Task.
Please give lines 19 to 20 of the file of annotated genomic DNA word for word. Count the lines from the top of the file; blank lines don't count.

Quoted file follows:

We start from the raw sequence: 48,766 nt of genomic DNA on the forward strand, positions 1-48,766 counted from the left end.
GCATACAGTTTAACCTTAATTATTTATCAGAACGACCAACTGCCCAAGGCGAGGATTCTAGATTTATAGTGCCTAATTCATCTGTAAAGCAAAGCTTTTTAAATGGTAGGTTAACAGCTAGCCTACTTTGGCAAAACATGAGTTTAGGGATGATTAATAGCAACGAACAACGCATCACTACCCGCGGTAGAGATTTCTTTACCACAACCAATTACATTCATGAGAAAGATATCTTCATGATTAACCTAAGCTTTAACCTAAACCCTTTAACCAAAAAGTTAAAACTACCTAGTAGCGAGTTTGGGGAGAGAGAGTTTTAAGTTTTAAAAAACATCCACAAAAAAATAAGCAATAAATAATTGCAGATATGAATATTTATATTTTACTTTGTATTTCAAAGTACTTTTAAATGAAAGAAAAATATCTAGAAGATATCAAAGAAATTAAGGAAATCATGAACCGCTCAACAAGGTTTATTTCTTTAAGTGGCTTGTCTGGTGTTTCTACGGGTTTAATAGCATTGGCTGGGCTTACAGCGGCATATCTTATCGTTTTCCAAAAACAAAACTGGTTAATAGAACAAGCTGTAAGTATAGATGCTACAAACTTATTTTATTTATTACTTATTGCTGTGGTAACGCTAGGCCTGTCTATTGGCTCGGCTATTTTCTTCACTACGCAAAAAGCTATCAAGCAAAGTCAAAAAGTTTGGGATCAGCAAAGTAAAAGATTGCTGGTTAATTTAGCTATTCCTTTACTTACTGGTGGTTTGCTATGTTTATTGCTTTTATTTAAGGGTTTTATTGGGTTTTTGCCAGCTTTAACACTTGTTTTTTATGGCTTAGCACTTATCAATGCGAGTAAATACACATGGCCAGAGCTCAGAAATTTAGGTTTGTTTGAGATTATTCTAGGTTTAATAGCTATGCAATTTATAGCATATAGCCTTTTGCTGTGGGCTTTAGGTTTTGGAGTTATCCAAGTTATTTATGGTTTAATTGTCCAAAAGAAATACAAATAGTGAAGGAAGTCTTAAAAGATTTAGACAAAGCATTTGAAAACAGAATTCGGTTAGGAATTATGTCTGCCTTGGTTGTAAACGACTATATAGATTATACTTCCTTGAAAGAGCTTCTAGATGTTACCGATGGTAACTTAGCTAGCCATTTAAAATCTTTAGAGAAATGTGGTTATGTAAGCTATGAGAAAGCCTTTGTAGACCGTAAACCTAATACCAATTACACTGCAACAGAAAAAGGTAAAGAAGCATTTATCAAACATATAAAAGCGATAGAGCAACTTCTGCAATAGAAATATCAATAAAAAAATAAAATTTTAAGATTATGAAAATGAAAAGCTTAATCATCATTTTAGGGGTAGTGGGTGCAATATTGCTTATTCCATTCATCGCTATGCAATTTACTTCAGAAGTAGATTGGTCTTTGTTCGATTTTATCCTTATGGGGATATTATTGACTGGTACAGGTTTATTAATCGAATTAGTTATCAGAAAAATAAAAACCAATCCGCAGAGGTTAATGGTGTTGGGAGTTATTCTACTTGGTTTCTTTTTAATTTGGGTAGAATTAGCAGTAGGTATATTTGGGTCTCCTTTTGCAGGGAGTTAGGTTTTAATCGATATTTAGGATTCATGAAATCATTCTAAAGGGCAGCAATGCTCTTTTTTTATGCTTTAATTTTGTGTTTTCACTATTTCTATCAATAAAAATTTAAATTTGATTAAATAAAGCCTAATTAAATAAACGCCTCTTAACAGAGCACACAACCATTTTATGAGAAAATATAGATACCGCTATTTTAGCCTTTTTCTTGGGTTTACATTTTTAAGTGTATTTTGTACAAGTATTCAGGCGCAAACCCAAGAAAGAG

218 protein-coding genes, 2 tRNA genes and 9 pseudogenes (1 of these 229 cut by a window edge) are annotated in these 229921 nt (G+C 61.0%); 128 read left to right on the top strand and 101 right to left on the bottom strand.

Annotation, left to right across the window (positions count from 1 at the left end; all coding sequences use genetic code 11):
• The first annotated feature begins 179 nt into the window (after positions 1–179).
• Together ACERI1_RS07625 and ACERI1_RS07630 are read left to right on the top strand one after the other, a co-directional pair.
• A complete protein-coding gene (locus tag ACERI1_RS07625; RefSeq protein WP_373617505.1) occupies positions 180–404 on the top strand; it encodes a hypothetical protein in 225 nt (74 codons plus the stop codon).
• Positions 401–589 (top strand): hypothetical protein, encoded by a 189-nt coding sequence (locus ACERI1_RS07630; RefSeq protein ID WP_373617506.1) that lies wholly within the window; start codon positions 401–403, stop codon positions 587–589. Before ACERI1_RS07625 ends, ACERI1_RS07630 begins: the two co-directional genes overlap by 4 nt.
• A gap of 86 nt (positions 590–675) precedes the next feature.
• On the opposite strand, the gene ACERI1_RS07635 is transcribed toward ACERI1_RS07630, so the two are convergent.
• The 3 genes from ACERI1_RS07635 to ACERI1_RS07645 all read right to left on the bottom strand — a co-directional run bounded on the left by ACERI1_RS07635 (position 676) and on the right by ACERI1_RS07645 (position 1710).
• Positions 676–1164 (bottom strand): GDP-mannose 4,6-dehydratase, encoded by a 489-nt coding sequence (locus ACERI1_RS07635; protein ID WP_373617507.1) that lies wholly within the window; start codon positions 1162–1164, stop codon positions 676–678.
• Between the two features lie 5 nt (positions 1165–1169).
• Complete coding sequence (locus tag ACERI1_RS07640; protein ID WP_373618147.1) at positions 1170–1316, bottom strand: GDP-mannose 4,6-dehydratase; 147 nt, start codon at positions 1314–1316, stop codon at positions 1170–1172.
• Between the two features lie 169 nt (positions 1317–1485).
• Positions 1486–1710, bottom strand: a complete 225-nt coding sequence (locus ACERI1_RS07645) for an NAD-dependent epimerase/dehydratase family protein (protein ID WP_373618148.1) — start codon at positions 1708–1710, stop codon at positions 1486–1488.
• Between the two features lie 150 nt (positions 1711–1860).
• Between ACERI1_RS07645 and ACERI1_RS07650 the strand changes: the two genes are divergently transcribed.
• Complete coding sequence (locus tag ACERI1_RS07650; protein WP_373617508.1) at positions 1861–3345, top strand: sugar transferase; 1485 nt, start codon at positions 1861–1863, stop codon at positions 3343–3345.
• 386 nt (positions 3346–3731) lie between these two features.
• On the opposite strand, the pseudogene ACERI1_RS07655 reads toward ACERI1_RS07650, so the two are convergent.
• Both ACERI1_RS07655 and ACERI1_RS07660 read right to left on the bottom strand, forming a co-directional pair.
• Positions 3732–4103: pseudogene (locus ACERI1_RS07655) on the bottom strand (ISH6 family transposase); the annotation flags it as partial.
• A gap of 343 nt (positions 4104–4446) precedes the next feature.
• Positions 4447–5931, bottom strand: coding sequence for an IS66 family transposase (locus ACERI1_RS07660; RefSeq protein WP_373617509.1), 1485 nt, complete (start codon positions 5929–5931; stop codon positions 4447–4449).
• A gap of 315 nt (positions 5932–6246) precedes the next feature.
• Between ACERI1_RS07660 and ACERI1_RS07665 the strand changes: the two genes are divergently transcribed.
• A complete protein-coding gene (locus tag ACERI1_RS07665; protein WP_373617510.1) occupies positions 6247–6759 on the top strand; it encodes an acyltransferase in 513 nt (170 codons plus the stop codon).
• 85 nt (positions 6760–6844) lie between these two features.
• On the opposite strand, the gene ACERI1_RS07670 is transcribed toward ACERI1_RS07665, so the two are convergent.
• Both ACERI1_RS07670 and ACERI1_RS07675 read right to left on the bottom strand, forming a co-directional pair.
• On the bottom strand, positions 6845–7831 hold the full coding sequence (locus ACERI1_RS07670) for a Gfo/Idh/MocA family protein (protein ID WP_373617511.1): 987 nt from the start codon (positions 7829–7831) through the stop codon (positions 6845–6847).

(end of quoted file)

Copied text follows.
• Complete coding sequence (locus tag ACERI1_RS07650; protein WP_373617508.1) at positions 1861–3345, top strand: sugar transferase; 1485 nt, start codon at positions 1861–1863, stop codon at positions 3343–3345.
• 386 nt (positions 3346–3731) lie between these two features.